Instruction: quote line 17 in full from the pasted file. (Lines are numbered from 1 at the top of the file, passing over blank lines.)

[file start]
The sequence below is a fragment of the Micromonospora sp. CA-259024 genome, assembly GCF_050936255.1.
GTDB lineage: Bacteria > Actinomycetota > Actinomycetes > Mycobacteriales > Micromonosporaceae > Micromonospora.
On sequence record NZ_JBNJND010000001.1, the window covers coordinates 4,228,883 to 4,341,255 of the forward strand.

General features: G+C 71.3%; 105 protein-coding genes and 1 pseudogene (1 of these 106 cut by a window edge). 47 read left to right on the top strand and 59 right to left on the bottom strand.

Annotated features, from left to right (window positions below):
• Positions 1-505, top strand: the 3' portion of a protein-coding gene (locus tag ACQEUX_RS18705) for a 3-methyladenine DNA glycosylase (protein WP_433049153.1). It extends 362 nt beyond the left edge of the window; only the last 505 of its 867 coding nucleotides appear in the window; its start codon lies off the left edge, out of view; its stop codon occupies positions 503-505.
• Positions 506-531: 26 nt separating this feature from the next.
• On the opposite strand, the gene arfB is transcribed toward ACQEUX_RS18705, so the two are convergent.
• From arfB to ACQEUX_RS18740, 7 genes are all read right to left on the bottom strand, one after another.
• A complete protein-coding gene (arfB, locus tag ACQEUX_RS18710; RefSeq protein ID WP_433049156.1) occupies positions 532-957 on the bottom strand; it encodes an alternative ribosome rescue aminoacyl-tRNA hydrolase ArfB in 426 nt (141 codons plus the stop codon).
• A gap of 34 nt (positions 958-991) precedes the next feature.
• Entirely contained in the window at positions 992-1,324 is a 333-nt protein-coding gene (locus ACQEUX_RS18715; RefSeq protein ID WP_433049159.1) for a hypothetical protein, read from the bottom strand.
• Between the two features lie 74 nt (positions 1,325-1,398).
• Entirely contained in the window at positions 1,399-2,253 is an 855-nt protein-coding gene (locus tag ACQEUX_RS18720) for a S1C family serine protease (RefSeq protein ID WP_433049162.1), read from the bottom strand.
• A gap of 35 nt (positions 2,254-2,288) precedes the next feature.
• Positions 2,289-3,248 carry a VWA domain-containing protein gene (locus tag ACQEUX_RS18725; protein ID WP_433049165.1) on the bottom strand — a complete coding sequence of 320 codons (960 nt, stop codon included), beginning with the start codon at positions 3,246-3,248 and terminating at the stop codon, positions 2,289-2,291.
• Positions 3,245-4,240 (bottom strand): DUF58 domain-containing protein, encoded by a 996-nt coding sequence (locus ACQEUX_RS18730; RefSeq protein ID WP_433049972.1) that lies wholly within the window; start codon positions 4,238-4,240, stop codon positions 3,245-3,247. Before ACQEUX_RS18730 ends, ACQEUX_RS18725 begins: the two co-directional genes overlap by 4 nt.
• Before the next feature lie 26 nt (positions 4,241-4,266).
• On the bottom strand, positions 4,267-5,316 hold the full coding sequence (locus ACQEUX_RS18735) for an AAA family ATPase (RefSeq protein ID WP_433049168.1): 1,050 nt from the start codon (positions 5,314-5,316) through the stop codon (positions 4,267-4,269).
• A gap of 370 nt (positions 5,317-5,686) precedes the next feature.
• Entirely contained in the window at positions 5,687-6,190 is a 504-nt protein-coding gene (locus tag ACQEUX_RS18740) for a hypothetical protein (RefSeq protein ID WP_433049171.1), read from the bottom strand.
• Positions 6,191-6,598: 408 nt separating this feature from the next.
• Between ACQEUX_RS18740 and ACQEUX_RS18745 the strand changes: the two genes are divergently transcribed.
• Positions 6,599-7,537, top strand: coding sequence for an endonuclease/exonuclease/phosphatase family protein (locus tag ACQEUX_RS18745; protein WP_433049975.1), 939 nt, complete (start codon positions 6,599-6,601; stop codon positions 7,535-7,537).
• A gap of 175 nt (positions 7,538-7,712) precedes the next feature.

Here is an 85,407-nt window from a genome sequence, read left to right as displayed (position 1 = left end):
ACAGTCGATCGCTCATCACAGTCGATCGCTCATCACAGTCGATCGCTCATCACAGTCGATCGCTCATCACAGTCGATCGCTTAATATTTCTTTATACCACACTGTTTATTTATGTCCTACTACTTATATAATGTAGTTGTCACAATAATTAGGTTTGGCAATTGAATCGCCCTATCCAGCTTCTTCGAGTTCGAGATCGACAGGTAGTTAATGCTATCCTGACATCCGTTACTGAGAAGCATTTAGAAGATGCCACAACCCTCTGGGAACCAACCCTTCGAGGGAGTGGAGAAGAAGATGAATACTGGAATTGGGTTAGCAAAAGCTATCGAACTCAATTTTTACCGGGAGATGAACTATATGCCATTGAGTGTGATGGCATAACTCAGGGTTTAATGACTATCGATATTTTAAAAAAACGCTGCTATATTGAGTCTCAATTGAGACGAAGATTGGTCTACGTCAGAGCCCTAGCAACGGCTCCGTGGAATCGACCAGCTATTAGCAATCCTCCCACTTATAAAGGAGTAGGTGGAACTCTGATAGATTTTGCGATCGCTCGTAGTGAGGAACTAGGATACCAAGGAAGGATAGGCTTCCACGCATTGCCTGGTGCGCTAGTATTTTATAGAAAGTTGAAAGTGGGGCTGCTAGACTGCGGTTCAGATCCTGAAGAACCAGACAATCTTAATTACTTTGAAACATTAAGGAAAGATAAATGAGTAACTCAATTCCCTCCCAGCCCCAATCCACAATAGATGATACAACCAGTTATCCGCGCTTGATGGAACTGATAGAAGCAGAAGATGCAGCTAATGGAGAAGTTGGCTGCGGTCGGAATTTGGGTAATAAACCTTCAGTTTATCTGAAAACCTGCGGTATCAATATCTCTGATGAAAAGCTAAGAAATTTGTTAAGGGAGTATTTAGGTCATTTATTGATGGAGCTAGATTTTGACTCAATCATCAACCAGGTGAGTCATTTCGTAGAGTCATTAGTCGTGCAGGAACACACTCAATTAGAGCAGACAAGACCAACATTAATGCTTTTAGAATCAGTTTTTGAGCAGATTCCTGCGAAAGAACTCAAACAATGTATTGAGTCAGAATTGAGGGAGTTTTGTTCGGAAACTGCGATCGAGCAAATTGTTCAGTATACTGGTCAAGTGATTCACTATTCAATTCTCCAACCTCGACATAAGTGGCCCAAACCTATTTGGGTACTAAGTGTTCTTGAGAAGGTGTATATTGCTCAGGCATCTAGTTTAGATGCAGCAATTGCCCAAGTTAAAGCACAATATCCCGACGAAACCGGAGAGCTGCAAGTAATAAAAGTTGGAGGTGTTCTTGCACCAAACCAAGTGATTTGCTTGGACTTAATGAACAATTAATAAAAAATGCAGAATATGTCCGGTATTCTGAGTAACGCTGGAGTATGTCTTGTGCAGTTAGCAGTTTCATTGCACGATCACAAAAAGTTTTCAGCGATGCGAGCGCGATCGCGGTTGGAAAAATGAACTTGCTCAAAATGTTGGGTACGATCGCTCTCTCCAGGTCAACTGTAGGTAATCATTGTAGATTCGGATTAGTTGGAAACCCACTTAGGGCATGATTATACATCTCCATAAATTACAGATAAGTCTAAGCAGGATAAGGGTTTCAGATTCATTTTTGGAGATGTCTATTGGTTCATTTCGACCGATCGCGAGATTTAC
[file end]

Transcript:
• Positions 3,245-4,240 (bottom strand): DUF58 domain-containing protein, encoded by a 996-nt coding sequence (locus ACQEUX_RS18730; RefSeq protein ID WP_433049972.1) that lies wholly within the window; start codon positions 4,238-4,240, stop codon positions 3,245-3,247. Before ACQEUX_RS18730 ends, ACQEUX_RS18725 begins: the two co-directional genes overlap by 4 nt.